". . . [T]here is no standing to contest a search and seizure where, as here, the defendants: (a) were not on the premises at the time of the contested search and seizure; (b) alleged no proprietary or possessory interest in the premises; and (c) were not charged with an offense that includes, as an essential element of the offense charged, possession of seized evidence at the time of the contested search and seizure. . . ."

The search warrant in the present case, although not introduced in evidence at trial, was introduced on the voir dire hearing and complied with the provisions of G.S. § 15-26. See State v. Vestal, 278 N.C. 561, 180 S.E.2d 755 (1971). Regardless of the validity of the search warrant, however, defendant had no standing to contest the search and seizure in this case. He was not on the premises at the time of the contested search and seizure; he had no proprietary or possessory interest in the premises, nor had he ever claimed any; and he was not charged with an offense that includes, as an essential element of the offense charged, possession of the seized evidence at the time of the contested search and seizure. Hence, the rights of defendant were not invaded by the search of Apartment 3. This assignment is overruled.

Defendant next assigns as error the admission into evidence, over objection, of an in-custody inculpatory statement made by him to Charlotte Police Officers Gibson and Thompson after his arrest without a warrant. On defendant's objection to the introduction of the written statement, the trial court conducted an extensive voir dire hearing. Officer Gibson, Officer Travis, and the defendant testified. The court, considering this testimony and, by stipulation, the testimony of other officers who had testified prior to the voir dire hearing, made detailed findings of fact, covering nine pages in the record, and in part concluded:

"That the defendant was properly advised of his constitutional rights in accordance with Miranda v. Arizona; "That considering the totality of the circumstances, the defendant's confession was freely, understandingly, knowingly, and voluntarily made and that it was not the result of undue influence, compulsion, duress, physical abuse, or promise of leniency, and the State is entitled to offer said confession in evidence against the defendant. "That the defendant knowingly waived his right to counsel, both orally and in writing."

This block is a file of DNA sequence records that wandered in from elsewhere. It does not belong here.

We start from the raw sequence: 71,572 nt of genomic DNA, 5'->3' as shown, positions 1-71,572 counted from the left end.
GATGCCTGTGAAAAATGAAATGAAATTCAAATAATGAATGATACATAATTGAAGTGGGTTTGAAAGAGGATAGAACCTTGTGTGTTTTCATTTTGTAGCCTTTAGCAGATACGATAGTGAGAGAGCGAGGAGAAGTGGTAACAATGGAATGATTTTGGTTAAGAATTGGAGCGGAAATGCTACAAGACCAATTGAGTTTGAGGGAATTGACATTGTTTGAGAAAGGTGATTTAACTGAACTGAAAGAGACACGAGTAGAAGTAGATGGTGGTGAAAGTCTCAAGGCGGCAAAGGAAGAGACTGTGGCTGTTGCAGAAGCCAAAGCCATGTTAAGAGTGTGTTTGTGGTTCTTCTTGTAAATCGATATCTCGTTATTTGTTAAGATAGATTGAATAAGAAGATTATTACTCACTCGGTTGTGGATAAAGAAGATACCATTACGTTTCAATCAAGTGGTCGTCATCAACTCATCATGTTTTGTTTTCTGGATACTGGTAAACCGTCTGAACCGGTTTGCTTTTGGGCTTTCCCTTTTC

The evidence on the voir dire hearing fully supports the findings that the defendant's confession was free and voluntary. Defendant was questioned on three occasions on 21 August. An identification card was filled out between 6:00 and 7:00 a. m. At that time he was not questioned *715 concerning the crimes. At 9:45 a. m., defendant signed a waiver and was asked questions for ten to fifteen minutes. He then denied any knowledge of the murders. Defendant made a full confession about 3:15 p. m., after being questioned for twenty-five to thirty minutes. There was ample evidence that defendant was never promised anything or threatened in any way, and that defendant completely volunteered his statement. These findings, having support in the evidence, are conclusive on appeal. State v. Thompson, 285 N.C. 181, 203 S.E.2d 781 (1974); State v. Frazier, 280 N.C. 181, 185 S.E.2d 652 (1972); State v. Hill, 276 N.C. 1,170 S.E.2d 885 (1969); State v. Vickers, 274 N.C. 311, 163 S.E.2d 481 (1968).

When the officers arrested defendant they had reasonable grounds to believe that defendant had committed the two murders and would evade arrest if not immediately taken into custody. Under these circumstances the arrest was proper, and the confession was in no wise tainted by an illegal arrest. G.S. § 15-41 (repealed by Session Laws 1973, Chapter 1286, Section 26, effective July 1,1975); State v. Dickens, 278 N.C. 537,180 S.E.2d 844 (1971); State v. Alexander, 279 N.C. 527, 184 S.E.2d 274 (1971).

Assuming, arguendo, that the arrest was illegal, this would not have made the statement ipso facto involuntary and inadmissible. As Justice Branch stated in an excellent discussion of this point in State v. Moore, 275 N.C. 141,166 S.E.2d 53 (1969):

"Both reason and weight of authority lead us to hold that every statement made by a person in custody as a result of an illegal arrest is not ipso facto involuntary and inadmissible, but the facts and circumstances surrounding such arrest and the in-custody statement should be considered in determining whether the statement is voluntary and admissible. Voluntariness remains as the test of admissibility." (Emphasis added.)

The court, after carefully reviewing all the circumstances, found that the statement in question was voluntarily made. This assignment is overruled.